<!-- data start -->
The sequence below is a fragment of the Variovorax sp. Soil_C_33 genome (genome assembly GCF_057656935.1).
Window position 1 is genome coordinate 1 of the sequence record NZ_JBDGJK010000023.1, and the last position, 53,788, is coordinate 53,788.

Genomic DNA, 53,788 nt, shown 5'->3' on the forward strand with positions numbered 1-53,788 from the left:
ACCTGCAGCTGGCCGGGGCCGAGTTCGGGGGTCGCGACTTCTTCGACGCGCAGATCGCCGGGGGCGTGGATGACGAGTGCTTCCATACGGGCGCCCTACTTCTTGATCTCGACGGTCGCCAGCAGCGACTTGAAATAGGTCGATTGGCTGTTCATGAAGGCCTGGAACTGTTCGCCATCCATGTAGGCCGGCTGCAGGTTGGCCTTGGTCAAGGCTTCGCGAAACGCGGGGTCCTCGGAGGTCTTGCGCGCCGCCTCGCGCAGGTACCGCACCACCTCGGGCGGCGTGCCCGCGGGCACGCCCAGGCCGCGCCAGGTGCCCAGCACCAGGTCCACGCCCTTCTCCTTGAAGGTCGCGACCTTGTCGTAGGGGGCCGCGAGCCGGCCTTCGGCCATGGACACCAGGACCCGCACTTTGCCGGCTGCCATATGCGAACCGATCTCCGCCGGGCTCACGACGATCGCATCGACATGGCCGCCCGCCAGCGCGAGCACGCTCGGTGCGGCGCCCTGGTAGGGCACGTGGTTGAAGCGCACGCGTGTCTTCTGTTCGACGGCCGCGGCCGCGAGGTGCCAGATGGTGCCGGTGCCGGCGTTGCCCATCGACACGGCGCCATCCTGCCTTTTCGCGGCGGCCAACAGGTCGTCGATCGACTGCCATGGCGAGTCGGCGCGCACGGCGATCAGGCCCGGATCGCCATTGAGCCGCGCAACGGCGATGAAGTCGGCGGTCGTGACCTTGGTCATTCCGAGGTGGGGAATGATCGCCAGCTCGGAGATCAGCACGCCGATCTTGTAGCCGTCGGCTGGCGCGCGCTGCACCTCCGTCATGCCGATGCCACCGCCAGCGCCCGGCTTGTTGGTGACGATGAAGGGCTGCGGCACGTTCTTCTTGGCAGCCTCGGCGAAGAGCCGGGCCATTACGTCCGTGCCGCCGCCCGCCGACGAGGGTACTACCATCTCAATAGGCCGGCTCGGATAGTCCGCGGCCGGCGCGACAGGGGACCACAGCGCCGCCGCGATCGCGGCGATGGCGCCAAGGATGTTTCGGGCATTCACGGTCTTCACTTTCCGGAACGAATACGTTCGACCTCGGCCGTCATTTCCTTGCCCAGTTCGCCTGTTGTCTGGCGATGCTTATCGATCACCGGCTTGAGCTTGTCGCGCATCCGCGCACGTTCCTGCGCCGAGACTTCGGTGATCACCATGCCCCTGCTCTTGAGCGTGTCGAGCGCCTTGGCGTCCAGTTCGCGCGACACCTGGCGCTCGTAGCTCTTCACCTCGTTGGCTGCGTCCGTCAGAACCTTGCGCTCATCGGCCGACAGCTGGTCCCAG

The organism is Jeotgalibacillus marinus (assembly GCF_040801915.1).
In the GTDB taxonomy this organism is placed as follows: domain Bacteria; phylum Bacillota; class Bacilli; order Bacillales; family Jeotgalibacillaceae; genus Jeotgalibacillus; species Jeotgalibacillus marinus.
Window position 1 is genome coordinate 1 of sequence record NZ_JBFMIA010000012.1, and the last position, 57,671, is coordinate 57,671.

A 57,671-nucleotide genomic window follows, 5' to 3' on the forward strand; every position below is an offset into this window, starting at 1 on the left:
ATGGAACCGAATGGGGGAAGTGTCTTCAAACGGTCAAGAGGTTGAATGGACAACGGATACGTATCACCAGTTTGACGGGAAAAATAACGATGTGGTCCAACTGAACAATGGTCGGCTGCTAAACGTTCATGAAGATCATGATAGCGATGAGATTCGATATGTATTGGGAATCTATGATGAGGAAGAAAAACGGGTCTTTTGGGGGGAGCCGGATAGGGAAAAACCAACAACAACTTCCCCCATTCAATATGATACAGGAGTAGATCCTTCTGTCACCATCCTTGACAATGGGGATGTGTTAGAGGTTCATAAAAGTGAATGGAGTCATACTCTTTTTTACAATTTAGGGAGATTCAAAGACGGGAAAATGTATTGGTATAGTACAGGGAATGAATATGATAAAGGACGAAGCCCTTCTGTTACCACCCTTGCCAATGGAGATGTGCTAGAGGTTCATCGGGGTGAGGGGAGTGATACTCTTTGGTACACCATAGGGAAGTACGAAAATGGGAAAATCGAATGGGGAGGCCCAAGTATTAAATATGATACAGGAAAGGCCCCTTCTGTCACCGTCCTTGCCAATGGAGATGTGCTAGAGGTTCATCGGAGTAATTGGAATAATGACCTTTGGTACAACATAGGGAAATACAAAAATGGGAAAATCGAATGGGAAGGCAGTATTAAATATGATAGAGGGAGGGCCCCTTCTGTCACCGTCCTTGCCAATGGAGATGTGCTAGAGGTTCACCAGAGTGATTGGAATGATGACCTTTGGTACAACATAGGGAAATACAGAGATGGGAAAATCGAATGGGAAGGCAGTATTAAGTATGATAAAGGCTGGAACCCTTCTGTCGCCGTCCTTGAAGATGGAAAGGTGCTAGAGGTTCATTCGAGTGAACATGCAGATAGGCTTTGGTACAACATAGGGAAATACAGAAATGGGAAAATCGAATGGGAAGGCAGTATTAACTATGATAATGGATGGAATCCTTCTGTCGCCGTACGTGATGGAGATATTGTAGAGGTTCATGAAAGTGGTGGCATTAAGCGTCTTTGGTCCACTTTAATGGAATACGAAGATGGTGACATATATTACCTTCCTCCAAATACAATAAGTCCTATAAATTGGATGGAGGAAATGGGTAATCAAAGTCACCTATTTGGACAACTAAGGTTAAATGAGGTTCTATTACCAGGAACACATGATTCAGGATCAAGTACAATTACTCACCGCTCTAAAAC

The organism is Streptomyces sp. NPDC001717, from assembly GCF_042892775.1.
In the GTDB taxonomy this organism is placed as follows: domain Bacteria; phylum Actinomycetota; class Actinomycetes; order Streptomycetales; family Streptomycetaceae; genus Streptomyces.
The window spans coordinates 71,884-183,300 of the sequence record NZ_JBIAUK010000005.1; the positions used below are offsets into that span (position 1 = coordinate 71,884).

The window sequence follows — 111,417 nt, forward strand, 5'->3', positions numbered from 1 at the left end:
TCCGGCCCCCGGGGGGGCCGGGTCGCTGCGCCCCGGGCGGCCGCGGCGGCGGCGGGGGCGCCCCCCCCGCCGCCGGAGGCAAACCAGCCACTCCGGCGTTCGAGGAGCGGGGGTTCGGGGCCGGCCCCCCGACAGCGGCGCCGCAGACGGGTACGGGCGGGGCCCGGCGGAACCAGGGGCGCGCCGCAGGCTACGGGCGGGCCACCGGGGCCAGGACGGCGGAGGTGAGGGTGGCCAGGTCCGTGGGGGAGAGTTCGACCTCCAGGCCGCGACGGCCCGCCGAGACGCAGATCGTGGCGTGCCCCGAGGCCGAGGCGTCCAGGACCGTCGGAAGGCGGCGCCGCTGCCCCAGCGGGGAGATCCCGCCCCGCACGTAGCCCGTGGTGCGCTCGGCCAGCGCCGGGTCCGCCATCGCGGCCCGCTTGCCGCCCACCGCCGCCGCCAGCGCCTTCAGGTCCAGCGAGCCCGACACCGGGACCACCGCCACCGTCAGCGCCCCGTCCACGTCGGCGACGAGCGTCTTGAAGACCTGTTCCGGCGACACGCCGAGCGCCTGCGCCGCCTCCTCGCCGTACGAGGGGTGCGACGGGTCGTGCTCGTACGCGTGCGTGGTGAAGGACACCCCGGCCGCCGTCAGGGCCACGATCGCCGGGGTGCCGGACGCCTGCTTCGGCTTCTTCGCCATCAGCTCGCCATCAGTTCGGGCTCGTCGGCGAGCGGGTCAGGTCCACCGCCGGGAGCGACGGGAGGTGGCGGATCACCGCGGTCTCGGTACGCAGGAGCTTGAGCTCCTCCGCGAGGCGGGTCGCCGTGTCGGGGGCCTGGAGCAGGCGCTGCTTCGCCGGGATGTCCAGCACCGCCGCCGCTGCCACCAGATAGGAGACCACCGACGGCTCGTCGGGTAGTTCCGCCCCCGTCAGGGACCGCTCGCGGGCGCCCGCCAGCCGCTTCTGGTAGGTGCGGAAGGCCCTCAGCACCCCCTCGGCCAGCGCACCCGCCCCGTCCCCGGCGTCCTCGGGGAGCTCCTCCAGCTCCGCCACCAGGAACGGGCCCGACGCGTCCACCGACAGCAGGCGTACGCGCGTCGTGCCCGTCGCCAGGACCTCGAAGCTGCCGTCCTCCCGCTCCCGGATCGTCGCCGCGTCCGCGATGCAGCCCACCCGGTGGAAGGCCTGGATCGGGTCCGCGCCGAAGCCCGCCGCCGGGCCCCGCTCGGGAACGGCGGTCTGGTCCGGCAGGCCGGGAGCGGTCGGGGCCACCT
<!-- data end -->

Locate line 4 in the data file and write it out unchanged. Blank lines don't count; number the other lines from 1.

ACCTGCAGCTGGCCGGGGCCGAGTTCGGGGGTCGCGACTTCTTCGACGCGCAGATCGCCGGGGGCGTGGATGACGAGTGCTTCCATACGGGCGCCCTACTTCTTGATCTCGACGGTCGCCAGCAGCGACTTGAAATAGGTCGATTGGCTGTTCATGAAGGCCTGGAACTGTTCGCCATCCATGTAGGCCGGCTGCAGGTTGGCCTTGGTCAAGGCTTCGCGAAACGCGGGGTCCTCGGAGGTCTTGCGCGCCGCCTCGCGCAGGTACCGCACCACCTCGGGCGGCGTGCCCGCGGGCACGCCCAGGCCGCGCCAGGTGCCCAGCACCAGGTCCACGCCCTTCTCCTTGAAGGTCGCGACCTTGTCGTAGGGGGCCGCGAGCCGGCCTTCGGCCATGGACACCAGGACCCGCACTTTGCCGGCTGCCATATGCGAACCGATCTCCGCCGGGCTCACGACGATCGCATCGACATGGCCGCCCGCCAGCGCGAGCACGCTCGGTGCGGCGCCCTGGTAGGGCACGTGGTTGAAGCGCACGCGTGTCTTCTGTTCGACGGCCGCGGCCGCGAGGTGCCAGATGGTGCCGGTGCCGGCGTTGCCCATCGACACGGCGCCATCCTGCCTTTTCGCGGCGGCCAACAGGTCGTCGATCGACTGCCATGGCGAGTCGGCGCGCACGGCGATCAGGCCCGGATCGCCATTGAGCCGCGCAACGGCGATGAAGTCGGCGGTCGTGACCTTGGTCATTCCGAGGTGGGGAATGATCGCCAGCTCGGAGATCAGCACGCCGATCTTGTAGCCGTCGGCTGGCGCGCGCTGCACCTCCGTCATGCCGATGCCACCGCCAGCGCCCGGCTTGTTGGTGACGATGAAGGGCTGCGGCACGTTCTTCTTGGCAGCCTCGGCGAAGAGCCGGGCCATTACGTCCGTGCCGCCGCCCGCCGACGAGGGTACTACCATCTCAATAGGCCGGCTCGGATAGTCCGCGGCCGGCGCGACAGGGGACCACAGCGCCGCCGCGATCGCGGCGATGGCGCCAAGGATGTTTCGGGCATTCACGGTCTTCACTTTCCGGAACGAATACGTTCGACCTCGGCCGTCATTTCCTTGCCCAGTTCGCCTGTTGTCTGGCGATGCTTATCGATCACCGGCTTGAGCTTGTCGCGCATCCGCGCACGTTCCTGCGCCGAGACTTCGGTGATCACCATGCCCCTGCTCTTGAGCGTGTCGAGCGCCTTGGCGTCCAGTTCGCGCGACACCTGGCGCTCGTAGCTCTTCACCTCGTTGGCTGCGTCCGTCAGAACCTTGCGCTCATCGGCCGACAGCTGGTCCCAG